Could a more unified food safety system be in our future? The Obama Administration may be poised to act on a decade-long recommendation to create a single federal food safety agency, according to The Hagstorm Report. A consumer advocate told Hagstorm that the food safety merger would likely occur after proposed changes to other overlapping agencies, provided Obama is granted permission to do so by Congress.
A single food safety agency could help alleviate some issues with funding and policy enforcement. Dr. Marion Nestle notes that the "USDA gets about three quarters of the total appropriation for food safety (for roughly one quarter of the food supply) whereas FDA gets one quarter of the appropriation for three quarters of the food supply."
Currently, responsibilities for food safety (including regulation, inspection, enforcement and more) are split among a whopping 15 government agencies, with at least 30 different laws used to govern the system. Though the FDA oversees about 80 percent of the food supply, other agencies also play essential roles: the Department of Homeland Security is responsible for tracking foreign foods and enforcing county-of-origin labeling (COOL), the Federal Trade Commission oversees product claims in food marketing and the Department of Commerce issues patents on foods and seeds.
This web of regulation can lead to unnecessary overlap and dangerous lack of oversight. With eggs, for example, the FDA is responsible for ensuring the safety of whole, "shell" eggs, but producers can also volunteer to have shell eggs graded by the USDA's Agricultural Marketing Service. The USDA's Food Safety and Inspection Service then monitors eggs processed into egg products; which includes eggs that may appear to be fresh in your favorite restaurant entree. In addition, the USDA's Animal and Plant Health Inspection Service (APHIS) ensures that egg laying hens are healthy at birth, while the FDA monitors the safety of their feed.
"The existing food system, like many other federal programs and policies, evolved piecemeal, typically in response to particular health threats or economic crises" observes the U.S. Government Accountability Office (GAO). In their first annual report to Congress, GAO called for a "detailed analysis of alternative food safety organizational structures," highlighting a single food safety agency as a possible solution. The GAO has been reporting on the fragmented nature of our food safety system for over a decade: more recently, the President's Council on Food Safety joined them in recommending a consolidated approach.
A single food safety agency could help alleviate some issues with funding and policy enforcement. New York University professor and food activist Dr. Marion Nestle notes that the "USDA gets about three quarters of the total appropriation for food safety (for roughly one quarter of the food supply) whereas FDA gets one quarter of the appropriation for three quarters of the food supply." This discrepancy could be reduced if all food safety funding went to one agency. A unified system could also cut down on future costs. In 2008, the Farm Bill assigned the USDA jurisdiction over catfish, despite the fact that the FDA presides over all other seafood. The USDA estimates that it will now need an additional $30 million for fiscal years 2011 and 2012 in order to enforce this congressionally-mandated program.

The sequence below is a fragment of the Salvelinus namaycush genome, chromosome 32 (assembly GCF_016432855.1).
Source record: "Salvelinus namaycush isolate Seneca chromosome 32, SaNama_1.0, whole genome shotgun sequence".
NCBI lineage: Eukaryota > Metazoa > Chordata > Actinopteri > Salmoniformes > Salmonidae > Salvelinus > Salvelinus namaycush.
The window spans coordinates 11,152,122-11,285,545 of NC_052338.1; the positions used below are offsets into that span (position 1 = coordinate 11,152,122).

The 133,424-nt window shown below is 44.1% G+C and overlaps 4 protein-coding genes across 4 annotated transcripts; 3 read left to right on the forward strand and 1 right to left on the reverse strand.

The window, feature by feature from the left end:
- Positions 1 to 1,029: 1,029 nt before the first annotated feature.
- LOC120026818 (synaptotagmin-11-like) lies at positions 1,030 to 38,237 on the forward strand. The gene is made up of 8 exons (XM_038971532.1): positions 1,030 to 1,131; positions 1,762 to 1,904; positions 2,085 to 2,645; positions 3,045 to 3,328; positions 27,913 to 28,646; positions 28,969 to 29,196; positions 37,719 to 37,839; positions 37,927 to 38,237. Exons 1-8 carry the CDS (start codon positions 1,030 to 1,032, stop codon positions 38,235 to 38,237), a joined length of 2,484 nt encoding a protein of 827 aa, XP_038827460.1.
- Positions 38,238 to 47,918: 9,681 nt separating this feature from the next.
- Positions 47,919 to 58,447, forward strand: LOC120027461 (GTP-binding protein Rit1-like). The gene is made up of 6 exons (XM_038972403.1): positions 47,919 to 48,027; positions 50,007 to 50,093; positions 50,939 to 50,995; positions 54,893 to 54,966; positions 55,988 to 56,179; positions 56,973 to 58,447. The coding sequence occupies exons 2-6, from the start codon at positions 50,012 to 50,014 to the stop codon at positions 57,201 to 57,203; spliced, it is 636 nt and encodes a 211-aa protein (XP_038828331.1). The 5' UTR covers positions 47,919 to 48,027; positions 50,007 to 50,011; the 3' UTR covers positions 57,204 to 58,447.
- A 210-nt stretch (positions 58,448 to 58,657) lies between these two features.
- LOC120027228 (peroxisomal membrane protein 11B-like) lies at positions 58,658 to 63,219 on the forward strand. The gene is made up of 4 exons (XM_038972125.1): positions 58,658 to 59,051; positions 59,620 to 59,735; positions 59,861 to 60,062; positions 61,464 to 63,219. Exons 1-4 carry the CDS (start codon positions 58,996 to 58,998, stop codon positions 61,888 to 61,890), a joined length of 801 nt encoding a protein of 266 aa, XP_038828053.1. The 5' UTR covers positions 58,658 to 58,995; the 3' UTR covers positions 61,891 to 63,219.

The GAO also points to the success of other nations in making the case for a single agency: "our work on seven other countries' experiences between 1997 and 2004 in consolidating their food systems found... that the countries experienced benefits, such as improved public confidence in their food safety systems."
Opponents of the recommendation say we need to do more to streamline food safety before bringing it under one roof. "Let's make some progress in stopping food poisoning and then later pick out the new stationary," quips food safety lawyer Bill Marler. Former Undersecretary for Food Safety Dr. Richard Raymond told Food Safety News that many problems could be alleviated by simply reevaluating jurisdictions, noting that "it does not take a single food safety system to place all eggs under the USDA."
The GAO admits that more work is needed. "While the [government's] Food Safety Working Group has taken steps to increase interagency collaboration on food safety, it has not developed a government wide performance plan that provides a comprehensive picture of the federal government's food safety efforts." Such a plan would be able to serve as a blueprint for decision makers, helping them see what a restructured food safety system might look like. In addition, a merger might take years of trial and error before it was streamlined, and "a detailed analysis of the advantages and disadvantages and the potential challenges that could arise if implemented has yet to be conducted."
Thankfully, there is still time to weigh the pros and cons of restructuring. If Obama does plan to unite food safety agencies, he must first obtain "consolidation authority," or the ability to bring together agencies to make the government more efficient. This power has not been granted since Ronald Regan's presidency and currently awaits Congressional approval.